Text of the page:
What is vaccination?

Vaccination is giving an injection to protect your cat against certain diseases.

How does vaccination work?

Once the vaccine is given, the immune system prepares itself in case of disease. If the disease tried to infect your cat, the immune system would be ready to fight it. This prevents your cat from becoming unwell.

Which diseases can I protect my cat against?

  • Cat flu – Calicivirus and Herpesvirus: cat flu can be very serious resulting in problems with the eyes and airways.
  • Infectious enteritis – Panleukopenia: causes often fatal damage to the digestive system
  • Leukaemia: supresses the cats immune system causing infection, tumours and death.
  • Rabies: is a fatal disease we fortunately do not have in the UK, however your pet would need vaccinating if travelling abroad.

What does the vaccination involve?

The injection is a tiny volume of fluid given under the skin of the neck, many cats don’t even feel the small needle.

What is the initial vaccination schedule?

We recommend an initial vaccination programme consisting of two injections given three to four weeks apart. The injections cover against calicivirus, herpesvirus, panleukopenia and leukaemia. For kittens these are given at eight to nine and 12 weeks of age.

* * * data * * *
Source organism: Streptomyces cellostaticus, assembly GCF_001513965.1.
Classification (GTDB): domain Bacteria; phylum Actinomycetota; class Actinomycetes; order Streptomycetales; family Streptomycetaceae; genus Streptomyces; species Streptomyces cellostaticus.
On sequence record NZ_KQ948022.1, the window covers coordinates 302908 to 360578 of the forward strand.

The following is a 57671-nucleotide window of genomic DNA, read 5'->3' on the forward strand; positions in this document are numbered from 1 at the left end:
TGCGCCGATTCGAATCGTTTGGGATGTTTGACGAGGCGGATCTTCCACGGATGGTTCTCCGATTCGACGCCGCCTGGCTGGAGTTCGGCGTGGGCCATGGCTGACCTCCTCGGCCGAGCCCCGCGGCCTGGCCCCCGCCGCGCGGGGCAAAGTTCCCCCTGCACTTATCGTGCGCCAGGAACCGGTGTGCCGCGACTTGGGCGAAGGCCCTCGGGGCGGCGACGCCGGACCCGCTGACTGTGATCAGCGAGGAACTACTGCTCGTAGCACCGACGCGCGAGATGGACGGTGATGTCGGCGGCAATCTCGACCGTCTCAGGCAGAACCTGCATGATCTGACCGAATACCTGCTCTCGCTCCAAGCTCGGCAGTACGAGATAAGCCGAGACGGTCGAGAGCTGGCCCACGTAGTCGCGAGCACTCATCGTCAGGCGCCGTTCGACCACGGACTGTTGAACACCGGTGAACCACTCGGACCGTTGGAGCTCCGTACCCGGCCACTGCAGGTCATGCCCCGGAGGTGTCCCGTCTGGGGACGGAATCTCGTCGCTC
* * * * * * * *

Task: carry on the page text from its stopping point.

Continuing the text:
When will my cat be protected?

Your cat’s immune system will respond to the vaccination, resulting in protection a week after the course is completed. This means a kitten having the initial course should not be allowed out until then, and in fact we would advise keeping your kitten in until neutering to avoid unwanted pregnancy and fighting.

When will the protection run out?

To keep the immune system ready to stop your cat becoming ill, yearly boosters are essential. This annual visit also allows us to healthcheck your cat, so we can identify any health concerns early.

Are there any reasons not to vaccinate my cat?

Not having your cat vaccinated means they will not be protected against these diseases and could become unwell or die. This risk is present as there are so many pet, farm and feral cats in this area for your cat to catch disease from.

If your cat will always be indoors and never go outside at all, vaccination should still be considered in case they ever escape.

Vaccinations are an extremely safe treatment, with very rare side effects of slight swelling at the injection site, or a mild fever. The worldwide small animal veterinary association advises vaccination for all at risk cats.

Vaccination has been very successful at minimising these diseases but sadly outbreaks are always possible.

How would joining healthy pet club help with vaccination?

Our Healthy Pet Club gives you a significant discount on the cost of the years vaccine flea and worm treatment. It also allows you to spread the cost into monthly payments.